With millions of Palestinians in Gaza facing famine, malnutrition and disease outbreaks, the International Rescue Committee (IRC) warns of a looming public health disaster in Gaza. 

Almost all of Gaza's population has been without access to essential food, clean water and healthcare for six months, pushing the population to the brink of famine. Civilians have been deprived of their right to health, worsened by fatal attacks on over 200 aid workers delivering life-saving assistance. IRC and partners are seeing many cases of patients, including children, die of easily preventable or treatable diseases. Projections by the London School of Hygiene and Tropical Medicine and Johns Hopkins Center for Humanitarian Health make clear that even with an immediate ceasefire, up to nearly 12,000 people would lose their lives in Gaza as a result of disease. Nearly 90,000 could die of secondary health impacts alone should the conflict escalate further.

Dr. Seema Jilani, Senior Health Technical Advisor for Emergencies, said,

“No hospitals in Gaza are fully functioning any longer. IRC staff and partners in Gaza continue to witness devastation in the health facilities that are left. Palestinians are often forced to weigh whether it is worth the risk of death or encountering violence to get to a hospital, given unprecedented attacks, total absence of medical supplies, and the burden on existing health services. Patients as young as 4-months-old are dying from preventable or easily treatable diseases like pneumonia and gastroenteritis.

“Many patients arrive either dead on arrival or too sick to warrant resuscitation due to delaying their care. When people do reach health facilities, labs are not functional, and mass casualties take priority for triage. So patients with infectious diseases may not get seen for weeks at a time because trauma patients are admitted so frequently. With the delay of care, complications ensue. While there have not been large-scale epidemics in Gaza for over a decade, the population has now been left vulnerable to infectious diseases such as flu, Covid,  pneumonia, bacterial dysentery, cholera, polio, measles and meningitis.

“With Gaza’s health system decimated by Israel, diseases once easily controlled are now spreading, and children, especially malnourished children, are the most susceptible. Projections suggest that the spread of cholera, measles, polio, and meningococcal meningitis pose a mortal threat. There have been 8,000 reported cases of Hepatitis A, a vaccine-preventable and usually limited illness. However, without timely health care, it can result in liver failure, complications, and even death.  As IRC previously warned, typhoid and cholera are also a high outbreak risk.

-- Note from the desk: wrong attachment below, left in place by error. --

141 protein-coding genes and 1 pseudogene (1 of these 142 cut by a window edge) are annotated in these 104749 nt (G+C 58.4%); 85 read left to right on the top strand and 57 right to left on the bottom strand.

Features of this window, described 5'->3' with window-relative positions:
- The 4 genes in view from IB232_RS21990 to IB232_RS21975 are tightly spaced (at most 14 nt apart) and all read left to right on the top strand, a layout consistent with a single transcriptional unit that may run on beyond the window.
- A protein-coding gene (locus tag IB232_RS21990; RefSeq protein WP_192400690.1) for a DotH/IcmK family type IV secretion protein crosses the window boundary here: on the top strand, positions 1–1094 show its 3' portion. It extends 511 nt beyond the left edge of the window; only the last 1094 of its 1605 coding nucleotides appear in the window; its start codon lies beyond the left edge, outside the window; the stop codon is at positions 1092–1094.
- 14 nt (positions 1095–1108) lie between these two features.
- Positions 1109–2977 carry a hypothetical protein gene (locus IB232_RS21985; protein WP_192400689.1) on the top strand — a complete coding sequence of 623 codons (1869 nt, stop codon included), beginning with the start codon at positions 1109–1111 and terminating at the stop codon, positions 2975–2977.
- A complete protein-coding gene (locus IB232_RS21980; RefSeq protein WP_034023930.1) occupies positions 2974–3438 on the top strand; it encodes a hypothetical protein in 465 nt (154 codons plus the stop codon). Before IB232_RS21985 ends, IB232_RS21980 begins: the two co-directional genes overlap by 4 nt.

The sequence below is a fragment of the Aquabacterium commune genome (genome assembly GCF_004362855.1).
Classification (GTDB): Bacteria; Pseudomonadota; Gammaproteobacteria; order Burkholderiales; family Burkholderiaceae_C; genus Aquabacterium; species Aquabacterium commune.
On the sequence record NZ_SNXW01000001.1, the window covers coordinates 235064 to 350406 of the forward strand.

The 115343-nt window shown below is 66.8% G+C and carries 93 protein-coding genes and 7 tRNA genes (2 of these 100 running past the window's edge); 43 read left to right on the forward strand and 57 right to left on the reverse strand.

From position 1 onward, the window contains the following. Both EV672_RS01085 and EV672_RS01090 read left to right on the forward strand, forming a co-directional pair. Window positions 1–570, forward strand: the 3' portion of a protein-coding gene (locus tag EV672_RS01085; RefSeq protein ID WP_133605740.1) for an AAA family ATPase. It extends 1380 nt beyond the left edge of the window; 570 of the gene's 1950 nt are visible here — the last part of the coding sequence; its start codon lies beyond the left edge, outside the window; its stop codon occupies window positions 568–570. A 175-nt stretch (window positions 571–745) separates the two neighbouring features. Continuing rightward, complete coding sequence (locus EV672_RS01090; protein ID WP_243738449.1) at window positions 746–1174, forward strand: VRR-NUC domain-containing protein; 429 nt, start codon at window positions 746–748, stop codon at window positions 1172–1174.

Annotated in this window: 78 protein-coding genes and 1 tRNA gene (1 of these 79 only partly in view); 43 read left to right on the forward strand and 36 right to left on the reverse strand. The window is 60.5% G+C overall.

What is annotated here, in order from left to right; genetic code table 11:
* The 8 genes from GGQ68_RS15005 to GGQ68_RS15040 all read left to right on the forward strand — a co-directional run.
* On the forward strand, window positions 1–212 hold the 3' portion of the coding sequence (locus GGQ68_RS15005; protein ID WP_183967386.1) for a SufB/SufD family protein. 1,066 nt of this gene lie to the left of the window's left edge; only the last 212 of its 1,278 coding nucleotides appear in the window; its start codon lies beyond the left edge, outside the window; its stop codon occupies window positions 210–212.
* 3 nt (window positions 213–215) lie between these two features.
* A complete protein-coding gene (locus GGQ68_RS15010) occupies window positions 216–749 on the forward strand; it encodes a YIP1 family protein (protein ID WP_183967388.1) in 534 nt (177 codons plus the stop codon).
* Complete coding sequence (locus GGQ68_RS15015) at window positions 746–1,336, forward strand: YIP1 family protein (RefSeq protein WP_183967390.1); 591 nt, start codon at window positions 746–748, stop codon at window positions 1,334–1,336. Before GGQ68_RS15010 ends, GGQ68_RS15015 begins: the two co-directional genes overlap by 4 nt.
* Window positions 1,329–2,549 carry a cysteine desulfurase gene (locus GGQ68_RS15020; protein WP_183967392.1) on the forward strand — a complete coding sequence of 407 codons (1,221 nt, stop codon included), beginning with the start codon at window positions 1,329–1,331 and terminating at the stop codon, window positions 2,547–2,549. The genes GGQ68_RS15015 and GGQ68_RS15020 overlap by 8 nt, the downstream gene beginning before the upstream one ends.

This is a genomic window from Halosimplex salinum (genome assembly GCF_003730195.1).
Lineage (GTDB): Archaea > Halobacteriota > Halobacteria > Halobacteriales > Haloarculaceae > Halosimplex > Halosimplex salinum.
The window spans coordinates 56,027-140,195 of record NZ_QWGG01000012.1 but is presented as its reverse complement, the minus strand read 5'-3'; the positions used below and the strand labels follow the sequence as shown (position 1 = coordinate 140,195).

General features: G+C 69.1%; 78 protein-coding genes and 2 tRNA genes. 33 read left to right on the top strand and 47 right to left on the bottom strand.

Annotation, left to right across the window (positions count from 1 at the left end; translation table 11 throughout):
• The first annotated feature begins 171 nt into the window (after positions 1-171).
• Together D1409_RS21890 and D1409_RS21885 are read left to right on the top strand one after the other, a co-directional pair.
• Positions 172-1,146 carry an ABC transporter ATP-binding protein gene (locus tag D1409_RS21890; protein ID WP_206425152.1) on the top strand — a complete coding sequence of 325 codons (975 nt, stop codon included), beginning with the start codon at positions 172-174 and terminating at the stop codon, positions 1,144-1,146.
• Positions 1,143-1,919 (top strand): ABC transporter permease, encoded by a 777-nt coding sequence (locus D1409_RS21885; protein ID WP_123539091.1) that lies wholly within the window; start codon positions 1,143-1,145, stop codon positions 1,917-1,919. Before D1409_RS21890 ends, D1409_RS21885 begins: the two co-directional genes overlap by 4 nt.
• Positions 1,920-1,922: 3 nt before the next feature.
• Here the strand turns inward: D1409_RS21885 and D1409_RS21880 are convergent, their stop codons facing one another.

"Immunity, previously ensured thanks to high levels of vaccination, is now decreasing especially among children and babies, who have now missed multiple doses of key vaccines including Hepatitis B, polio, and rotavirus. 

“Respiratory infections and other endemic infectious diseases are currently widespread due to exposure, overcrowding in shelters, lack of access to proper sanitation facilities, and inability to access treatment.  The IRC and partners working in Gaza have seen children die from diarrhea - affecting children at rates 25 times higher than before October 7th - otherwise easily treated with fluids and antibiotics. Half of the over 330,000 respiratory infections reported from October to January were children under 5, many of whom might face fatal or debilitating consequences given the current state of health care in Gaza.

“Our findings are a testament to the dire human stakes of delay, restriction of humanitarian aid access to Gaza, and ongoing war which threatens health care workers, the very people trained to respond to their communities. Despite hopes stemming from recent commitments by Israel to boost assistance the situation for Gazans remains catastrophic. The IRC continues to call for an immediate and sustained ceasefire, the opening of all border crossing points, and unimpeded and unfettered aid access to avert the total collapse of public health in Gaza.”

IRC also welcomes all efforts to prevent further escalation of conflict, which is the last thing the Middle East needs. The diplomatic focus must not neglect the ongoing conflict and trauma in Gaza, where millions of Palestinians, and the Israeli hostages being held, face a mounting humanitarian nightmare. 

The IRC and partners in Gaza are providing emergency and life-saving medical care, including direct medical care, in Gaza’s few remaining operational hospitals, as well as procuring and distributing medical supplies and pharmaceuticals. The IRC is also working with partners to deliver psychosocial support, cash assistance, and early childhood development programs in Gaza's many shelters. The IRC is working to scale up its programming in water, sanitation and hygiene, nutrition and protection of women and children.